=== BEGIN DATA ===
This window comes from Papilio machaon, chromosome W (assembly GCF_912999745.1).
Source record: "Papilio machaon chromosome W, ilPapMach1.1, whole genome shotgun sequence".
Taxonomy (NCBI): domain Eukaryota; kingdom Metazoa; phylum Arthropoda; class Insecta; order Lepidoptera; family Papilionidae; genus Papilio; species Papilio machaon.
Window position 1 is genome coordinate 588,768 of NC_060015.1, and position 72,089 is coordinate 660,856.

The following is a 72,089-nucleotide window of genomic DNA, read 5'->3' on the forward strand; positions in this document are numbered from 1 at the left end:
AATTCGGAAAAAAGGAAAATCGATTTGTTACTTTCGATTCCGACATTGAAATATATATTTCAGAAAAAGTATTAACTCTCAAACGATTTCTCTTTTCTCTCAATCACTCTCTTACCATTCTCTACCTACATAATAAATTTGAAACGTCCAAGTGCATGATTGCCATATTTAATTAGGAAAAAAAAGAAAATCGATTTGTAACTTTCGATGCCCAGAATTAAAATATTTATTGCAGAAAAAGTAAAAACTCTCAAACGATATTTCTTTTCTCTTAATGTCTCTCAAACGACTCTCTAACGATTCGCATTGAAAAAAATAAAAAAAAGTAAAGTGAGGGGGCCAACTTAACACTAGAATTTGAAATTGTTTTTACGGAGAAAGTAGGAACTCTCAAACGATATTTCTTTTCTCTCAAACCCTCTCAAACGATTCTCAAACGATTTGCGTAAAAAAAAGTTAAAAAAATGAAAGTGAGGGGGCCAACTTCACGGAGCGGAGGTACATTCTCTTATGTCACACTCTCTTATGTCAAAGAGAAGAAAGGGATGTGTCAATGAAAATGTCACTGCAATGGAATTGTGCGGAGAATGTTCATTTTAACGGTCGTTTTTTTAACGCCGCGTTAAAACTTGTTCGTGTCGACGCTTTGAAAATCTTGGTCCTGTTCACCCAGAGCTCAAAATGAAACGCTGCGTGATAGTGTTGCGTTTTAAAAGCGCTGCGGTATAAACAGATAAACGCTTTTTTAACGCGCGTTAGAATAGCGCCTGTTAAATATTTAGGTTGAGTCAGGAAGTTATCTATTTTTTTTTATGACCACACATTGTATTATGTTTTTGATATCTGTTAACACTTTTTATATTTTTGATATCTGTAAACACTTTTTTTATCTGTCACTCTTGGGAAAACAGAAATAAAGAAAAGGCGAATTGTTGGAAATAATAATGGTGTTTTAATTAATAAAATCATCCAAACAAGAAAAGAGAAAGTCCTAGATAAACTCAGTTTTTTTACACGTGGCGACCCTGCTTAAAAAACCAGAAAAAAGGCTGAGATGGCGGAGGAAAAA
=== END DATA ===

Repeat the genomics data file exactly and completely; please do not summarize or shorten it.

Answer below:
This window comes from Papilio machaon, chromosome W (assembly GCF_912999745.1).
Source record: "Papilio machaon chromosome W, ilPapMach1.1, whole genome shotgun sequence".
Taxonomy (NCBI): domain Eukaryota; kingdom Metazoa; phylum Arthropoda; class Insecta; order Lepidoptera; family Papilionidae; genus Papilio; species Papilio machaon.
Window position 1 is genome coordinate 588,768 of NC_060015.1, and position 72,089 is coordinate 660,856.

The following is a 72,089-nucleotide window of genomic DNA, read 5'->3' on the forward strand; positions in this document are numbered from 1 at the left end:
AATTCGGAAAAAAGGAAAATCGATTTGTTACTTTCGATTCCGACATTGAAATATATATTTCAGAAAAAGTATTAACTCTCAAACGATTTCTCTTTTCTCTCAATCACTCTCTTACCATTCTCTACCTACATAATAAATTTGAAACGTCCAAGTGCATGATTGCCATATTTAATTAGGAAAAAAAAGAAAATCGATTTGTAACTTTCGATGCCCAGAATTAAAATATTTATTGCAGAAAAAGTAAAAACTCTCAAACGATATTTCTTTTCTCTTAATGTCTCTCAAACGACTCTCTAACGATTCGCATTGAAAAAAATAAAAAAAAGTAAAGTGAGGGGGCCAACTTAACACTAGAATTTGAAATTGTTTTTACGGAGAAAGTAGGAACTCTCAAACGATATTTCTTTTCTCTCAAACCCTCTCAAACGATTCTCAAACGATTTGCGTAAAAAAAAGTTAAAAAAATGAAAGTGAGGGGGCCAACTTCACGGAGCGGAGGTACATTCTCTTATGTCACACTCTCTTATGTCAAAGAGAAGAAAGGGATGTGTCAATGAAAATGTCACTGCAATGGAATTGTGCGGAGAATGTTCATTTTAACGGTCGTTTTTTTAACGCCGCGTTAAAACTTGTTCGTGTCGACGCTTTGAAAATCTTGGTCCTGTTCACCCAGAGCTCAAAATGAAACGCTGCGTGATAGTGTTGCGTTTTAAAAGCGCTGCGGTATAAACAGATAAACGCTTTTTTAACGCGCGTTAGAATAGCGCCTGTTAAATATTTAGGTTGAGTCAGGAAGTTATCTATTTTTTTTTATGACCACACATTGTATTATGTTTTTGATATCTGTTAACACTTTTTATATTTTTGATATCTGTAAACACTTTTTTTATCTGTCACTCTTGGGAAAACAGAAATAAAGAAAAGGCGAATTGTTGGAAATAATAATGGTGTTTTAATTAATAAAATCATCCAAACAAGAAAAGAGAAAGTCCTAGATAAACTCAGTTTTTTTACACGTGGCGACCCTGCTTAAAAAACCAGAAAAAAGGCTGAGATGGCGGAGGAAAAA